Weekend Scripter: Why Does PowerShell Hide Stuff?

Doctor Scripto

Summary: Microsoft Scripting Guy, Ed Wilson, talks about how Windows PowerShell decides what to display. Microsoft Scripting Guy, Ed Wilson, is here. This morning I received an email from a friend with whom I used to work a long time ago. (He was one of the reviewers on the WMI book I wrote in the VBScript days.) Here is his email: Hey, Scripting Guy! Question Hey, Mr. Ed! How are you and the Scripting Wife? Hope you are well! I enjoy seeing your Facebook posts about your antics with your personal trainer. I have a quick Windows PowerShell question for you that has been nagging me for a while. I have a simple script that runs via Group Policy at computer startup:

$computername = gc env:computername

$applications= Get-WmiObject Win32_ComputerSystem

$applications | out-file “\serversharecomputerWin32_ComputerSystem$computername.txt” The output of this script contains only a few of the many properties of the Win32_ComputerSystem class. Specifically, they are Domain, Manufacturer, Model, Name, PrimaryOwnerName, and TotalPhysicalMemory. But the Win32_ComputerSystem has lots more properties than that. When I type the following command, the *.csv file contains all of the properties:  

$applications | export-csv “\serversharecomputerComputerSystem$computername.csv” How does Out-File have the audacity to pick and choose which properties to write to the file, and how does it chose them? Is there a way to tell it to write all of the properties without having to hand pick them? ~Dave Hey, Scripting Guy! Answer Here is my reply… Hi Dave, It’s great to hear from you. Out-File is simply redirecting a standard output stream. With many of the WMI classes, such as Win32_ComputerSystem, we have a Format*xml file that we created to select the main properties of interest from the WMI class. The file is called DotNetTypes.format.ps1xml and it is located in the $pshome directory (which normally resolves to C:WindowsSystem32WindowsPowerShellv1.0). You can create your own Format*xml file and choose additional properties, but that is hard core. Your variable, $applications, will hold the deserialized Win32_ComputerSystem object and permit you to call methods and access all of the properties. But when you send it to the output formatter, it will use the format from the Format*xml file.This is the same as typing gwmi win32_computersystem at the Windows PowerShell console. Only the main properties display. You can get around this by using Select-Object (or Format-List/Table) to choose *. This will retrieve all of the properties that are available from the Win32_ComputerSystem WMI class. Here is an example of how you might approach this:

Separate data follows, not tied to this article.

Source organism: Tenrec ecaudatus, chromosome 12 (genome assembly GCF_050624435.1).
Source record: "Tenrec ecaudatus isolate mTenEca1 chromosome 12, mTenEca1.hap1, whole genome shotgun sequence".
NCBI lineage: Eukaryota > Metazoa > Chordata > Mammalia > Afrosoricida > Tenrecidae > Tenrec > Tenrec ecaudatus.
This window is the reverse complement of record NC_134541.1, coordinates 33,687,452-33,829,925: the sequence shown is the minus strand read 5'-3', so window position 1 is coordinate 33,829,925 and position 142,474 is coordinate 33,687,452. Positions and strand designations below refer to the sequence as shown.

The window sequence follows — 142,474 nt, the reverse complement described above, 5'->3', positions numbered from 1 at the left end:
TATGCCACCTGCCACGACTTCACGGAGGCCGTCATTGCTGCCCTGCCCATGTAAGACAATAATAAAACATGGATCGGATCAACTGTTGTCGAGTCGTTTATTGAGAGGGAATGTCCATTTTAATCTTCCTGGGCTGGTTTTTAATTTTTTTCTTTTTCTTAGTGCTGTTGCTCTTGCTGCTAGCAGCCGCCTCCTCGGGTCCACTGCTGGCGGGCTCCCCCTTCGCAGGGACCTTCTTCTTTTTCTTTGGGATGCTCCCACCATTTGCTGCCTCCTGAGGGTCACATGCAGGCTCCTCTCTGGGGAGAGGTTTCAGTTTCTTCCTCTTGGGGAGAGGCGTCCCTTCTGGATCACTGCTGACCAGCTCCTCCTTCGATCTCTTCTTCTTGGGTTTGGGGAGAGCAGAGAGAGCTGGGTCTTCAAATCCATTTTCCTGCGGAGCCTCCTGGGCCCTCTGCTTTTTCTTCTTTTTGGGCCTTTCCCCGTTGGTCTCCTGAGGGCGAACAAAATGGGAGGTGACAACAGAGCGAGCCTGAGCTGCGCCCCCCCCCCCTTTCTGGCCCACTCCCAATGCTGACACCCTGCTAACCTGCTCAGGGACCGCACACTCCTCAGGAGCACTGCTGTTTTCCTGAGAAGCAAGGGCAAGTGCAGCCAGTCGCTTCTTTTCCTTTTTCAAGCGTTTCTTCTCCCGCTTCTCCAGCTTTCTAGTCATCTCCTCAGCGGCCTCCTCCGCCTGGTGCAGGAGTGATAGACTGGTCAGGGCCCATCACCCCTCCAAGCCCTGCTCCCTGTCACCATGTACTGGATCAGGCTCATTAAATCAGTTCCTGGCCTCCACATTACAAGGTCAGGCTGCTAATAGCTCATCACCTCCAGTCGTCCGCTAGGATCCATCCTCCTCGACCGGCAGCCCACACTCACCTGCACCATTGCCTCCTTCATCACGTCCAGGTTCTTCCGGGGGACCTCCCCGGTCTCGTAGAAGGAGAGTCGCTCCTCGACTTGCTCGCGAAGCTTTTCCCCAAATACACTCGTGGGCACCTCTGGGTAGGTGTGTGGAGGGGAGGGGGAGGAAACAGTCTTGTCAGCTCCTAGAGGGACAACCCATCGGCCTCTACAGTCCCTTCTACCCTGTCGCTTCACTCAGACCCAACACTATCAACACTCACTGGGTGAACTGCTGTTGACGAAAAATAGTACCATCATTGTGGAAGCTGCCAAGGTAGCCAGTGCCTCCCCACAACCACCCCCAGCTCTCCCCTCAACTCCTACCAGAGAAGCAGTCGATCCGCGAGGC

gwmi win32_computersystem
$c = gwmi win32_computersystem
$c | select * Now you can redirect or use Out-File to send the returned information to a text file:

$c | select * >> c:fsoc.txt

$c | select * | Out-File c:fsoc.txt By default, te reason you get the complete information is that Export-CSV is creating a deserialized object represented as a CSV file. You can even reconstitute the object by using Import-CSV. This is a different output stream. To select specific properties going to Export-CSV, you can again use the Select object—but this time, only select the specific properties:

$c | select Domain, Name, Manufacturer, Model | Export-Csv c:fsoc.csv Hope all is well with you, and that this information helps clarify what you have been seeing. Stay in touch. I invite you to follow me on Twitter and Facebook. If you have any questions, send email to me at scripter@microsoft.com, or post your questions on the Official Scripting Guys Forum. See you tomorrow. Until then, peace. Ed Wilson, Microsoft Scripting Guy 


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